Methods/Design

Study design

A cross-sectional study will be performed to survey female students from potential participating universities of the 13 universities in Riyadh city using a translated and piloted anonymous questionnaire in 2014 following local approval. Ethical approval has been granted from Queen Mary University of London (reference no. QMREC2012/54).

Initial attempts were made to draw a stratified random sample, but lack of access to complete student lists made such a sample unattainable, so it was decided to use the quota sampling technique for this study.

The use of a quota sampling technique provides more insight into the diversity of the composition of higher education in Saudi Arabia. Thus, the SRH-related knowledge and attitudes of students at private universities may possibly differ from those of students at state universities as a result of social status and class, as private universities usually attract more affluent students. These students may also have access to better resources, such as Internet connectivity on campus, computers and other facilities, which in combination with a greater flexibility on the part of the university administration, may have affected their SRH knowledge and so will influence the research outcomes and results. In addition, quota sampling helped in recruiting students during their daily activities at the university, taking into consideration their busy study schedules. Finally, as the study aimed to compare private with governmental universities and married with single students, this technique helped in recruiting the required sample size from each of these groups.

Research questions

  1. 1.

    What is the level of SRH knowledge among Saudi female university students?

     
  2. 2.

    What are the attitudes of Saudi female university students towards sexual relationships and sexual norms?

     
  3. 3.

    Are there any differences between single and married Saudi female university students regarding SRH knowledge and attitudes?

     
  4. 4.

    Are there any differences between Saudi female university students at private and state universities regarding SRH knowledge and attitudes?

     
  5. 5.
    What are the social and individual factors associated with variations in SRH knowledge and attitudes among Saudi female university students, including
    • 1.1 Levels of religiosity and cultural conformity,

    • 1.1 Communication with parents,

    • 1.1 Activity and socialisation and

    • 1.1 Place of residence?

     
  6. 6.

    What are students’ sources of information and knowledge regarding their SRH?

     

Target population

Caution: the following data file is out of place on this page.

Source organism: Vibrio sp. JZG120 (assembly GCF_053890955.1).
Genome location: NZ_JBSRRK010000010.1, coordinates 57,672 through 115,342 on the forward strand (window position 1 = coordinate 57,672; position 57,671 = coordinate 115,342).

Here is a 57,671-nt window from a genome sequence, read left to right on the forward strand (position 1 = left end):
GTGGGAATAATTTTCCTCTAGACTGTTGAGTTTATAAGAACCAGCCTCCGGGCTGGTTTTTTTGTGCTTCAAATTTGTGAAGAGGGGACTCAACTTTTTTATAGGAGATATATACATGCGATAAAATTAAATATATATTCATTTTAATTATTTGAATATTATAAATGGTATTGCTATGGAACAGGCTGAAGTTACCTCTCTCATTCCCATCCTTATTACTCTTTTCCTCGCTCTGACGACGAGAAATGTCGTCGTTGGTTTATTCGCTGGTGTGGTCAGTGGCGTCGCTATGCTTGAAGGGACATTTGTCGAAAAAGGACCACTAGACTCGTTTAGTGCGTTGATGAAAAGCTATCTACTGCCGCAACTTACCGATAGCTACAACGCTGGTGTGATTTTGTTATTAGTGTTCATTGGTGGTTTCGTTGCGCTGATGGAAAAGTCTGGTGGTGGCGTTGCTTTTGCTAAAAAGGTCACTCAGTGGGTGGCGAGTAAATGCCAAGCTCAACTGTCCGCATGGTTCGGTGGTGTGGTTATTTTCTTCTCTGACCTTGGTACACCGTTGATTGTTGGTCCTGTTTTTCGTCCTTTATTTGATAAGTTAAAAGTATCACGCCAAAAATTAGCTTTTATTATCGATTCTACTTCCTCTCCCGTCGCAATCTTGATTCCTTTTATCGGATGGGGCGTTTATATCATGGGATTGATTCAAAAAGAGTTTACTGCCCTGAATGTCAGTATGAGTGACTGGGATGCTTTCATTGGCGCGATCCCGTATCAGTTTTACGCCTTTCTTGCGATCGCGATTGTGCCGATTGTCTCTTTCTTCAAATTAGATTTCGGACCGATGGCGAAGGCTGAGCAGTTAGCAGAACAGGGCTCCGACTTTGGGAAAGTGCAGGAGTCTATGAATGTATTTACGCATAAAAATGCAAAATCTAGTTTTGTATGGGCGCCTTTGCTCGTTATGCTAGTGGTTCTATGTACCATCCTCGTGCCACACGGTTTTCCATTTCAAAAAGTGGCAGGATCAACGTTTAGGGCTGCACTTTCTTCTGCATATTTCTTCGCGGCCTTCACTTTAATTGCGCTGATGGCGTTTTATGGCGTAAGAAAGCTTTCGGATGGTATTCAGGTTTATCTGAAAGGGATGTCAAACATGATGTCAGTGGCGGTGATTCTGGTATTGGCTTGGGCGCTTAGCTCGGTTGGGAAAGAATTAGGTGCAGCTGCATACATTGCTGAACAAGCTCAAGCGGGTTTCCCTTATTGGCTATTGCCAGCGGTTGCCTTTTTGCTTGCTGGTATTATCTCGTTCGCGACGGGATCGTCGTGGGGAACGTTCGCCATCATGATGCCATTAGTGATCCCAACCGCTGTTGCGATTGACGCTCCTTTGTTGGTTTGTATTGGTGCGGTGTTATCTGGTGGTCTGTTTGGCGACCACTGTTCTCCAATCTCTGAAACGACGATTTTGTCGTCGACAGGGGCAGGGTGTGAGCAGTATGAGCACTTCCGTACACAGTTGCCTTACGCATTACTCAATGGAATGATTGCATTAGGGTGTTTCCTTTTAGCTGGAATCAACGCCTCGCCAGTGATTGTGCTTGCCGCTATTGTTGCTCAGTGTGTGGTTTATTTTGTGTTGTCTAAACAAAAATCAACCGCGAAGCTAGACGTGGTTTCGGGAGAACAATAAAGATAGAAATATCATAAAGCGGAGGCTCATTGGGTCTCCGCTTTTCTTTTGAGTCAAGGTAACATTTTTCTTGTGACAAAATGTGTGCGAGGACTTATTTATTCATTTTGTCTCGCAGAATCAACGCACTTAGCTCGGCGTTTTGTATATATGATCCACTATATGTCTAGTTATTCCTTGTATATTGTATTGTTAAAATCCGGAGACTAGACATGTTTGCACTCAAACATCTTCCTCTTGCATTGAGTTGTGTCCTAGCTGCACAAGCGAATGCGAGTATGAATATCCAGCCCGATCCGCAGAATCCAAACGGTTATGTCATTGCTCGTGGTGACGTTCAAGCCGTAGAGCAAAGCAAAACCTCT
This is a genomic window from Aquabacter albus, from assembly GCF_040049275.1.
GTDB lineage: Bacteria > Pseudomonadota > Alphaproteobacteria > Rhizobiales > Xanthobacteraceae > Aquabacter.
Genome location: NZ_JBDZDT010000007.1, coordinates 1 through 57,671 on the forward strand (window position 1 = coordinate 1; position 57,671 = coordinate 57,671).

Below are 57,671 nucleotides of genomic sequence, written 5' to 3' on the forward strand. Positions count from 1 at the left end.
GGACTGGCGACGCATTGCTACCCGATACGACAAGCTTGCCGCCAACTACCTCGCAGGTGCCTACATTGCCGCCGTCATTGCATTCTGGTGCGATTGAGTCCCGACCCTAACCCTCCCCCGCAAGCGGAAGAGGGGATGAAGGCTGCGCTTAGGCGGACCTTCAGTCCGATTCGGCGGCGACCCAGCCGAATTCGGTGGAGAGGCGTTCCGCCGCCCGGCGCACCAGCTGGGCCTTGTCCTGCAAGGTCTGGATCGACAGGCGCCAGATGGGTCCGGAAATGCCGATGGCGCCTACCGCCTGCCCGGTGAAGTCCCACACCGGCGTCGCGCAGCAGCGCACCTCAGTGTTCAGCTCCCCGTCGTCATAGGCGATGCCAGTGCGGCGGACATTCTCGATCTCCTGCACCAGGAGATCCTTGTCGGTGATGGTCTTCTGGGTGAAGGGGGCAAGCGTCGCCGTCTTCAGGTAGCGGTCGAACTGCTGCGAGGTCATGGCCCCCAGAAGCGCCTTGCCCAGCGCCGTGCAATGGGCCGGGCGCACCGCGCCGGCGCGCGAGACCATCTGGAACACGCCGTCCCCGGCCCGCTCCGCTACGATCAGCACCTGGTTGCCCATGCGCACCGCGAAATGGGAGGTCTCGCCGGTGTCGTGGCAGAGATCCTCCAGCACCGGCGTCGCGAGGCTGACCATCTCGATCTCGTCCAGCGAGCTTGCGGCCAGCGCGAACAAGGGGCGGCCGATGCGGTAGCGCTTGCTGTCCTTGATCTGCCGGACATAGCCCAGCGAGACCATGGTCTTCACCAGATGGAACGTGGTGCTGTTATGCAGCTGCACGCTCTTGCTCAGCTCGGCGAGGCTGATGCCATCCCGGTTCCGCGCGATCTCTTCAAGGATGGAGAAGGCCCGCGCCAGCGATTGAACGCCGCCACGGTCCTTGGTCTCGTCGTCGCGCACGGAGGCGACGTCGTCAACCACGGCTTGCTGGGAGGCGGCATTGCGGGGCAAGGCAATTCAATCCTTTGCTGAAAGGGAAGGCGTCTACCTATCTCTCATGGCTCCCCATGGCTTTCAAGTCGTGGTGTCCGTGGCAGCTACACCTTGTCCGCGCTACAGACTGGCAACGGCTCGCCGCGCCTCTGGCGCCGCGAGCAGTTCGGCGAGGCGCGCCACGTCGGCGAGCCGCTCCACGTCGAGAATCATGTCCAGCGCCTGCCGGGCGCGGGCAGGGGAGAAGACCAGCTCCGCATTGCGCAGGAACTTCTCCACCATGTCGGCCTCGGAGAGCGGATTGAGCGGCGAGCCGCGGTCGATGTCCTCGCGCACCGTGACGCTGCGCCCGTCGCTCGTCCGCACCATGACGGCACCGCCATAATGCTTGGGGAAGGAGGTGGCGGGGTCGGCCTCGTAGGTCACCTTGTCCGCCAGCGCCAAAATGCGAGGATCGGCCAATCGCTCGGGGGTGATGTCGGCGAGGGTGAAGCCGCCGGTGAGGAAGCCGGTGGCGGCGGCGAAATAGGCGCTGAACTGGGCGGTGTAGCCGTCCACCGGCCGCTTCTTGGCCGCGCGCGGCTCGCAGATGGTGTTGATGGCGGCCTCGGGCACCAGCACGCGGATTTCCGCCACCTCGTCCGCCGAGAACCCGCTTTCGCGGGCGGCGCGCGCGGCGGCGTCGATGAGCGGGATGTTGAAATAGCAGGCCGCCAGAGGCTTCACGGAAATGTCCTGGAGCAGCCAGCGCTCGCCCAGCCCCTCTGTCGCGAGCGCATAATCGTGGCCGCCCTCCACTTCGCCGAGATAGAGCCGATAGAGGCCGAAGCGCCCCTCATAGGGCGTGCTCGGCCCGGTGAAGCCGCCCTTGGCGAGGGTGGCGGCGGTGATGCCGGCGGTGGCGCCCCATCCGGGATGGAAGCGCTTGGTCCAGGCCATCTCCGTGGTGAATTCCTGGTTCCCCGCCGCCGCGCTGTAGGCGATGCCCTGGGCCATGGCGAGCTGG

The target population for the purpose of the present study was all Saudi students registered in all of the schools at the participating universities.

Design of survey questionnaire

The questionnaire was developed following a literature search to identify relevant content, with psychometrically tested tools used when available (see Additional file 1). The study instrument was adapted from a core WHO questionnaire designed by John Cleland, [14] which has been used in several studies related to SRH in many countries. These investigations included a study of norms, attitudes and sexual conduct in Iran [15] and another on the knowledge, attitudes and behaviours of male in the same country [16]. Permission to use this instrument was obtained from the main author of the core survey and the authors of other studies prior to piloting of the questionnaire.

The instrument was modified to produce a self-administered questionnaire that would be consistent with Saudi cultural norms while addressing the research aims and objectives. The content was laid out such that the wording and order of the questions minimised the risk of bias. The survey was translated into Arabic and back translated into English for checking, and the Arabic version was then piloted in preparation for administration to the study sample. In addition, certain changes were made to the original survey to suit the Saudi context in terms of culture, religion, beliefs and politics, but no changes were made to the original scales used for scoring knowledge and attitudes (see Additional file 2).

The questionnaire, covering various aspects of SRH-related knowledge, attitudes and information-seeking behaviour, requires approximately 20 to 30 minutes to complete.

The questionnaire is divided into ten different variables and contains questions related to each variable. The majority of these questions are in the form of close-ended questions, which can be answered easily and quickly, considering the setting of the data collection and the time limits that the students have at the universities. Moreover, this type of question design is easily coded, so the possibility of misclassifying answers can be avoided.